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A coin graph is a graph that can be represented by a set of disjoint, except possibly touching, unit disks in the plane (i.e. the disks are the vertices and the edges correspond to the pairs that touch each other). It's easy to show by induction that $\chi(G)\leq4$ for every coin graph $G$, as there's always a vertex of degree at most 3.

My question is: what is the smallest order (i.e. the number of vertices) of a 4-chromatic coin graph?

In this paper by Erdos there is a coin graph of order 19 that is 4-chromatic (see Figure 1) by I doubt it's the smallest one (it was constructed for a different purpose, having to do with the independence number). The question I asked was proposed for an IMO competition in 1979, see p. 138 question 73 in Djukic, Jankovic, Matic, Petrovic: the IMO Compendium (there is no solution there, however).

Clearly, coin graphs are also unit distance graphs, for the definition see The smallest 4-chromatic unit-distance graph is probably the Moser spindle that has 7 vertices. There is a similar notion of matchstick graphs: those are unit distance graphs drawn in the plane with non-crossing straight-line segments, see Note that the Moser spindle is NOT a matchstick graph, although it's planar and unit-distance.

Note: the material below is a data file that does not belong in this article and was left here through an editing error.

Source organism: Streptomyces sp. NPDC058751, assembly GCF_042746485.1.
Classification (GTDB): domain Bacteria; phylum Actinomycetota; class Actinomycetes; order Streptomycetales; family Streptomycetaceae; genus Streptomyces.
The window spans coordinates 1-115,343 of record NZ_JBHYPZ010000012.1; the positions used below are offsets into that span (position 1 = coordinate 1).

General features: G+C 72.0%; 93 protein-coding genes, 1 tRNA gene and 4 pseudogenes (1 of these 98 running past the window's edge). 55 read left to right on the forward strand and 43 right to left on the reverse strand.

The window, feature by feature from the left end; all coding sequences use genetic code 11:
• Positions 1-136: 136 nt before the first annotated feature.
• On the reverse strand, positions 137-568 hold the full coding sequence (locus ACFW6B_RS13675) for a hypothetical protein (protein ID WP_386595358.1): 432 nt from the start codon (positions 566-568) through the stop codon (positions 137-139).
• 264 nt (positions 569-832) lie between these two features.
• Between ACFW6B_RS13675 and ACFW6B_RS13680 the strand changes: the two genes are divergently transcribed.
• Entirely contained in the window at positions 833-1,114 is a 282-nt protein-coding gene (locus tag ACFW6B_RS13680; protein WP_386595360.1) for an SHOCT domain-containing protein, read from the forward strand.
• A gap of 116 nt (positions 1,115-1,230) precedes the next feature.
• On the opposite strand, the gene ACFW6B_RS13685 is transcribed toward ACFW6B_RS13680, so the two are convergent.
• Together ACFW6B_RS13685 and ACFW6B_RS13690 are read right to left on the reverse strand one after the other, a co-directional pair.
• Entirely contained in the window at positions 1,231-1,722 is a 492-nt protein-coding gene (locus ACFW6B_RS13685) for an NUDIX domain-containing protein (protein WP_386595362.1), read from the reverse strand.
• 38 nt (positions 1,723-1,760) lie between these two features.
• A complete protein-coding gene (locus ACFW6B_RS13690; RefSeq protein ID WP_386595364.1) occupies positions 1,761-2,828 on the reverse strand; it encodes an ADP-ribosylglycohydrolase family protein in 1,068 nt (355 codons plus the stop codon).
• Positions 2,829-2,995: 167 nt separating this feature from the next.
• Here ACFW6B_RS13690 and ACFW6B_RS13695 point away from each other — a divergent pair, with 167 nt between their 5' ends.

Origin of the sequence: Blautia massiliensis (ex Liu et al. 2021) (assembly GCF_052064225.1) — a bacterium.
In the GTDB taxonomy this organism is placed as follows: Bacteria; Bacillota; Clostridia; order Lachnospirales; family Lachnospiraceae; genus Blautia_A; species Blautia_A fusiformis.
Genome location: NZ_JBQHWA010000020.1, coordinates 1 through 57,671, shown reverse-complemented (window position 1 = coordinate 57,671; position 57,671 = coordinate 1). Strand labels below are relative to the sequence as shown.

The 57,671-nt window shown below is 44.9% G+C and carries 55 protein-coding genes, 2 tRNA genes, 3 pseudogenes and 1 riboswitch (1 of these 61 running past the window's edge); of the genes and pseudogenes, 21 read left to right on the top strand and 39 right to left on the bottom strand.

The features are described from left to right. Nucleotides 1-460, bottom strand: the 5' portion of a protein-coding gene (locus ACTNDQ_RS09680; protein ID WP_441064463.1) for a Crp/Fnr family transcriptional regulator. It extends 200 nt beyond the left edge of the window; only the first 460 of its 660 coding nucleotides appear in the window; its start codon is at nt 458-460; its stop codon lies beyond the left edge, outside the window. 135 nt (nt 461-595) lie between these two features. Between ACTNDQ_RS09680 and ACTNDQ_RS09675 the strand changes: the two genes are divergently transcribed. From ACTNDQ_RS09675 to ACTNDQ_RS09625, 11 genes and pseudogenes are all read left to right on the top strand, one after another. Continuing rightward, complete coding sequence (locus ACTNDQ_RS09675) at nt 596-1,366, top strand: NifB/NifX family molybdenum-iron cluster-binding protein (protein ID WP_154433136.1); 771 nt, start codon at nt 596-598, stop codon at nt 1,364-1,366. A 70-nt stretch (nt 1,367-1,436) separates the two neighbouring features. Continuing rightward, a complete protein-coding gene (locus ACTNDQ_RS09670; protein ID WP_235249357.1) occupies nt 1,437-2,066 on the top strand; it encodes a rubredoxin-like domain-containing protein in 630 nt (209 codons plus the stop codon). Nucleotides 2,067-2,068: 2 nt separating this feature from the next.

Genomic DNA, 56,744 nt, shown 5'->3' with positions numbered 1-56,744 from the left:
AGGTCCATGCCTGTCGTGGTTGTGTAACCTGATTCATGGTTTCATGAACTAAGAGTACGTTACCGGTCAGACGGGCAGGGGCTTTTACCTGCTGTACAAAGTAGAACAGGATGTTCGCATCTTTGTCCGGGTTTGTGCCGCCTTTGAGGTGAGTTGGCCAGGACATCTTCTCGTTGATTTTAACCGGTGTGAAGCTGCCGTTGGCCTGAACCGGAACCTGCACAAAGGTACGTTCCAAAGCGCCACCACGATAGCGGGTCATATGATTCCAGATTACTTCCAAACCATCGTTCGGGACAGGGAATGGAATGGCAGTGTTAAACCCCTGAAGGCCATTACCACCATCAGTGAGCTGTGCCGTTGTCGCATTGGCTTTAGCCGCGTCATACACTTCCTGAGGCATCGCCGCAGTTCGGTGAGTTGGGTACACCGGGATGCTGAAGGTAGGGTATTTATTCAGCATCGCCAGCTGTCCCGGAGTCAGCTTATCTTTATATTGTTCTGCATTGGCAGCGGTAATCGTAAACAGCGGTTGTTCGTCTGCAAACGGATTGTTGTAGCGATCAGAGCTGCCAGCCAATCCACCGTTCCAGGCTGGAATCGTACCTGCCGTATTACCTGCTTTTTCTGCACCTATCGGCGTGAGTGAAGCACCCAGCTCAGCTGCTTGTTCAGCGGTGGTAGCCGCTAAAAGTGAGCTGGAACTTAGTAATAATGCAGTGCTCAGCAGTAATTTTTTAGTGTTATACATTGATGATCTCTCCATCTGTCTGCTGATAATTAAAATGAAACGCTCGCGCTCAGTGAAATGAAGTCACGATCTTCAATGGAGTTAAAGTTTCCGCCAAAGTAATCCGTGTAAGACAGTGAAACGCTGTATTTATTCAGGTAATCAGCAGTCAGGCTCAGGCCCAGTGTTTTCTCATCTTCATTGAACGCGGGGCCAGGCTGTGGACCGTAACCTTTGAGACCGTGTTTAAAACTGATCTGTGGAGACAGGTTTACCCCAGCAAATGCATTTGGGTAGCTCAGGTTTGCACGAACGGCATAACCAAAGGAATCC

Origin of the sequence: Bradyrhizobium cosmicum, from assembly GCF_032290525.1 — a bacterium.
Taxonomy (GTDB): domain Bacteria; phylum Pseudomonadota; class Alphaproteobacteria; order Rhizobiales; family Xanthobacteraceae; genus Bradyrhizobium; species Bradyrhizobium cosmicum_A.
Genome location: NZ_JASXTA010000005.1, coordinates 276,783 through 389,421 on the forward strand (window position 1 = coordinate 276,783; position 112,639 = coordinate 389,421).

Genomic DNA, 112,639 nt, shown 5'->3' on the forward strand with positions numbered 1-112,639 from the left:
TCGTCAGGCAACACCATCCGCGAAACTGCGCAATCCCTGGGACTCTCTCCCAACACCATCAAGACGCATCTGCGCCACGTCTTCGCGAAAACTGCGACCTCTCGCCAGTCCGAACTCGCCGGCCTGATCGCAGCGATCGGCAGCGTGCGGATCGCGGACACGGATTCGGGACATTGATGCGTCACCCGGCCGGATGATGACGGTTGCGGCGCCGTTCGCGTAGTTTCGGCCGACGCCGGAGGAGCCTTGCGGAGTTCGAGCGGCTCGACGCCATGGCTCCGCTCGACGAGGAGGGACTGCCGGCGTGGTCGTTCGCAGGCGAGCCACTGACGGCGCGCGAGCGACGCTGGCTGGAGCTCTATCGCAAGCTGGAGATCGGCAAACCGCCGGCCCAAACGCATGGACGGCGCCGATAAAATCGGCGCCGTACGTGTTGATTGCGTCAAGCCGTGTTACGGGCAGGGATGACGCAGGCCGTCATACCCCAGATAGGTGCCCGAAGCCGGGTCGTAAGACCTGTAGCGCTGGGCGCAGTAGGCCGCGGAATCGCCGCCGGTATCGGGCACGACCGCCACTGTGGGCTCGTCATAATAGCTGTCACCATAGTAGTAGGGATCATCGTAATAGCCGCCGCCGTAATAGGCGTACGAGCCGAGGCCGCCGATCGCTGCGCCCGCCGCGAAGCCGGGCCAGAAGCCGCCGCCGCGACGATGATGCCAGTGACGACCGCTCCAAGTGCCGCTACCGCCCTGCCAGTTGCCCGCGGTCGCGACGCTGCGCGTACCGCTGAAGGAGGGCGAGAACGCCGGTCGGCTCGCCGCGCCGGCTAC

The second (related) question is: what is the smallest order of a 4-chromatic matchstick graph?

I think the answer (to the second question) is 8.

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I can do 11 for coin graphs. take a coin surrounded by 6 coins and delete one outer coin. The two outer coins adjacent to the deleted coin must have the same color in a $3$-coloring. Now take two of these $6$-coin configurations, identify one of the same-color coins, and make the other two touch. Don't know if this is best possible. – Flo Pfender Apr 2 '12 at 10:50
Ok, I can do $9$ now. One can replace one of the $6$-vertex configurations above by the $4$-vertex diamond from the Moser spindle. – Flo Pfender Apr 2 '12 at 10:56
if i understand correctly, your second construction is a matchstick graph, but not a coin graph, right? – puzzly Apr 2 '12 at 12:22
oops, yes, you are correct. So I can do no better than $11$ for coin graphs. – Flo Pfender Apr 2 '12 at 12:52
up vote 11 down vote accepted